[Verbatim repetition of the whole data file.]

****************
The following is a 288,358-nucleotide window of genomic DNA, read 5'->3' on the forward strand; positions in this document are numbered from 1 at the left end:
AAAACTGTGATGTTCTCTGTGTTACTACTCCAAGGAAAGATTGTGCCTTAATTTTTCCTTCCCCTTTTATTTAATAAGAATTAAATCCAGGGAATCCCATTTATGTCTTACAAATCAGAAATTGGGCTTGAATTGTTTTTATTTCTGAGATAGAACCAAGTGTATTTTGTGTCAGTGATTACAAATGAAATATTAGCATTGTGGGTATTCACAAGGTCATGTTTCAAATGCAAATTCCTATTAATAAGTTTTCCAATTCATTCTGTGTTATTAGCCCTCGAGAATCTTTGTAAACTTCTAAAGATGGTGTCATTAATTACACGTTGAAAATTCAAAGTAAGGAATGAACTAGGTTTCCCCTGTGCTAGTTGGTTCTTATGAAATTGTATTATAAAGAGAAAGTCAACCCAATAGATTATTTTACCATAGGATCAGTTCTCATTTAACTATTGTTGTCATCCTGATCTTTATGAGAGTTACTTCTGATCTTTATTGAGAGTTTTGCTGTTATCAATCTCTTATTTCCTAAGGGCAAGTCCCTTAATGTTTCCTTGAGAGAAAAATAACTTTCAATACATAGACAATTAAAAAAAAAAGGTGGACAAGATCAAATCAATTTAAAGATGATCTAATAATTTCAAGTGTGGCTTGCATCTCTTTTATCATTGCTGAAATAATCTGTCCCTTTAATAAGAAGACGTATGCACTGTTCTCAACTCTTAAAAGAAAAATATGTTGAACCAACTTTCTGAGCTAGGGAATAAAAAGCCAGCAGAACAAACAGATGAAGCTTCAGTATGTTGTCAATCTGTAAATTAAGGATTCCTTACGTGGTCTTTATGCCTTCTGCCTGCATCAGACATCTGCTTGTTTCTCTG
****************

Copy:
The following is a 288,358-nucleotide window of genomic DNA, read 5'->3' on the forward strand; positions in this document are numbered from 1 at the left end:
AAAACTGTGATGTTCTCTGTGTTACTACTCCAAGGAAAGATTGTGCCTTAATTTTTCCTTCCCCTTTTATTTAATAAGAATTAAATCCAGGGAATCCCATTTATGTCTTACAAATCAGAAATTGGGCTTGAATTGTTTTTATTTCTGAGATAGAACCAAGTGTATTTTGTGTCAGTGATTACAAATGAAATATTAGCATTGTGGGTATTCACAAGGTCATGTTTCAAATGCAAATTCCTATTAATAAGTTTTCCAATTCATTCTGTGTTATTAGCCCTCGAGAATCTTTGTAAACTTCTAAAGATGGTGTCATTAATTACACGTTGAAAATTCAAAGTAAGGAATGAACTAGGTTTCCCCTGTGCTAGTTGGTTCTTATGAAATTGTATTATAAAGAGAAAGTCAACCCAATAGATTATTTTACCATAGGATCAGTTCTCATTTAACTATTGTTGTCATCCTGATCTTTATGAGAGTTACTTCTGATCTTTATTGAGAGTTTTGCTGTTATCAATCTCTTATTTCCTAAGGGCAAGTCCCTTAATGTTTCCTTGAGAGAAAAATAACTTTCAATACATAGACAATTAAAAAAAAAAGGTGGACAAGATCAAATCAATTTAAAGATGATCTAATAATTTCAAGTGTGGCTTGCATCTCTTTTATCATTGCTGAAATAATCTGTCCCTTTAATAAGAAGACGTATGCACTGTTCTCAACTCTTAAAAGAAAAATATGTTGAACCAACTTTCTGAGCTAGGGAATAAAAAGCCAGCAGAACAAACAGATGAAGCTTCAGTATGTTGTCAATCTGTAAATTAAGGATTCCTTACGTGGTCTTTATGCCTTCTGCCTGCATCAGACATCTGCTTGTTTCTCTG